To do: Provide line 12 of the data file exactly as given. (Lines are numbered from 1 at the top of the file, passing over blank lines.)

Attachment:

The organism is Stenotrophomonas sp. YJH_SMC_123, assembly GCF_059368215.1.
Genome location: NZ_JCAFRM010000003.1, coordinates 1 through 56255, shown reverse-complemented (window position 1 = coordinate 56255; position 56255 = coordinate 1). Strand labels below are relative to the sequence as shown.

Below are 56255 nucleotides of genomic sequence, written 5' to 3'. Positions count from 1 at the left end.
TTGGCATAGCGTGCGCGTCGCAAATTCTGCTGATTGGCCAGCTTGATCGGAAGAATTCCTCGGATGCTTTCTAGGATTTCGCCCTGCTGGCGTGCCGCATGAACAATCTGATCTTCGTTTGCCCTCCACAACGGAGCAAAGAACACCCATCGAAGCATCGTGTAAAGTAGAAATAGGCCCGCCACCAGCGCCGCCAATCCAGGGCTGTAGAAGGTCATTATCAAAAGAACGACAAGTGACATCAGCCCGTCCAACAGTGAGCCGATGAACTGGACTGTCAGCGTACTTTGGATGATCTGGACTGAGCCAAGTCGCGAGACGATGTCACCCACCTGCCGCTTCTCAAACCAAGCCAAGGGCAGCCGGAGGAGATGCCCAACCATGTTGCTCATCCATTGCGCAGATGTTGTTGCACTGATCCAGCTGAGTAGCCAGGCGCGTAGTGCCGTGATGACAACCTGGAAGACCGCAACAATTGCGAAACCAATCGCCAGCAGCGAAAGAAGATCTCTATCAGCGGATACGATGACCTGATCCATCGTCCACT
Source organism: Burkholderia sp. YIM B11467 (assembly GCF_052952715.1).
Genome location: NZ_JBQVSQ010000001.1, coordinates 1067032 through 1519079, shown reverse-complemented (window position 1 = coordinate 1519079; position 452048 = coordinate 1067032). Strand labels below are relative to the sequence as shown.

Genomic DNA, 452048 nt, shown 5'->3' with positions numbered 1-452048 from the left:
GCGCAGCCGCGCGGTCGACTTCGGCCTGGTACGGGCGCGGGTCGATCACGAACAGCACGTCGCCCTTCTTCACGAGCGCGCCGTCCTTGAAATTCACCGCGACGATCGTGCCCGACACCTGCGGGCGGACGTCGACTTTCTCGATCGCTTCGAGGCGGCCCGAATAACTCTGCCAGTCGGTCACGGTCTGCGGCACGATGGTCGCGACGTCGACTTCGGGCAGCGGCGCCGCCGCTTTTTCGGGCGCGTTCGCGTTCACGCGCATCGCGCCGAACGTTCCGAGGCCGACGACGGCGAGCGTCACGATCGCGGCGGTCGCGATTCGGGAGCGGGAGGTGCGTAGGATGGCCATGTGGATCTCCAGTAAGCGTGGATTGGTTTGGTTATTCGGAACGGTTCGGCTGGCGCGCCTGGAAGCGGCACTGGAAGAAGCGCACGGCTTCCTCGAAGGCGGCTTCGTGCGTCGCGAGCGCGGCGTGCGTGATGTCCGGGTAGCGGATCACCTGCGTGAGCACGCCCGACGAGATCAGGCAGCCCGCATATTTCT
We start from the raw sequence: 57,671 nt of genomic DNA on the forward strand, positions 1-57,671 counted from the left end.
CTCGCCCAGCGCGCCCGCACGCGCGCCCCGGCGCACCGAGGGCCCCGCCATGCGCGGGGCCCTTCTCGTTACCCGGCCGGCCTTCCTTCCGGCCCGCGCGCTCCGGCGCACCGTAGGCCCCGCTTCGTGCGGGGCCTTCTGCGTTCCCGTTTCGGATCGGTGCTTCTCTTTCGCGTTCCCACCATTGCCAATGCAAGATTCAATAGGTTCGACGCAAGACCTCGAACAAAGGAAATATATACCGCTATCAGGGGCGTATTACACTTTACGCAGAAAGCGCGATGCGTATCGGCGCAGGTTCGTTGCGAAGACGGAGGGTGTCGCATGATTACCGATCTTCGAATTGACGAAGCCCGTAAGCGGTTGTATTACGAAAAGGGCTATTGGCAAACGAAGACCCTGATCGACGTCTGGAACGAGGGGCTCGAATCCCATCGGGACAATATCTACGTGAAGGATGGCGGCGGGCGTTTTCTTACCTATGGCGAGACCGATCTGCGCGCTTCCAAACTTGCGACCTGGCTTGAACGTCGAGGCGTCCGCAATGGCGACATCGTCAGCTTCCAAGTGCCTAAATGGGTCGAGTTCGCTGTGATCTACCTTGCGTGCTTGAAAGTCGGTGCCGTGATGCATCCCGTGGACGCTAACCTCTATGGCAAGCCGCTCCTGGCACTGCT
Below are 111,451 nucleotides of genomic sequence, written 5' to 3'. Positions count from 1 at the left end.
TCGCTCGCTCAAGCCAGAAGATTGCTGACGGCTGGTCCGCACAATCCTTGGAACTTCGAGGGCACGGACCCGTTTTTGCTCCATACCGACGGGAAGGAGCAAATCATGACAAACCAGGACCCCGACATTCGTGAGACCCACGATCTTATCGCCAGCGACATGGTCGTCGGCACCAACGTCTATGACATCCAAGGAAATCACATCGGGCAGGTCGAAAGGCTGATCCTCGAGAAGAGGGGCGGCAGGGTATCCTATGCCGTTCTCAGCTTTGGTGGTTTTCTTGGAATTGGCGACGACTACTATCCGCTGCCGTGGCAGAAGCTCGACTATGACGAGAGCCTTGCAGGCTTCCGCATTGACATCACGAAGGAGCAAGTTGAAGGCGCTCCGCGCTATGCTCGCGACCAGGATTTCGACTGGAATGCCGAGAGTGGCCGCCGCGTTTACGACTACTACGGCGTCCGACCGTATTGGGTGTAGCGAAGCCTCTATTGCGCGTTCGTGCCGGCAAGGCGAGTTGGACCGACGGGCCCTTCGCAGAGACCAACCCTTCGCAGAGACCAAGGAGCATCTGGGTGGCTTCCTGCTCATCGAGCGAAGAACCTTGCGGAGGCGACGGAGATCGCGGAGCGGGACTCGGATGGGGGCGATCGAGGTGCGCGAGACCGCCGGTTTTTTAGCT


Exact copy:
TCGCTCGCTCAAGCCAGAAGATTGCTGACGGCTGGTCCGCACAATCCTTGGAACTTCGAGGGCACGGACCCGTTTTTGCTCCATACCGACGGGAAGGAGCAAATCATGACAAACCAGGACCCCGACATTCGTGAGACCCACGATCTTATCGCCAGCGACATGGTCGTCGGCACCAACGTCTATGACATCCAAGGAAATCACATCGGGCAGGTCGAAAGGCTGATCCTCGAGAAGAGGGGCGGCAGGGTATCCTATGCCGTTCTCAGCTTTGGTGGTTTTCTTGGAATTGGCGACGACTACTATCCGCTGCCGTGGCAGAAGCTCGACTATGACGAGAGCCTTGCAGGCTTCCGCATTGACATCACGAAGGAGCAAGTTGAAGGCGCTCCGCGCTATGCTCGCGACCAGGATTTCGACTGGAATGCCGAGAGTGGCCGCCGCGTTTACGACTACTACGGCGTCCGACCGTATTGGGTGTAGCGAAGCCTCTATTGCGCGTTCGTGCCGGCAAGGCGAGTTGGACCGACGGGCCCTTCGCAGAGACCAACCCTTCGCAGAGACCAAGGAGCATCTGGGTGGCTTCCTGCTCATCGAGCGAAGAACCTTGCGGAGGCGACGGAGATCGCGGAGCGGGACTCGGATGGGGGCGATCGAGGTGCGCGAGACCGCCGGTTTTTTAGCT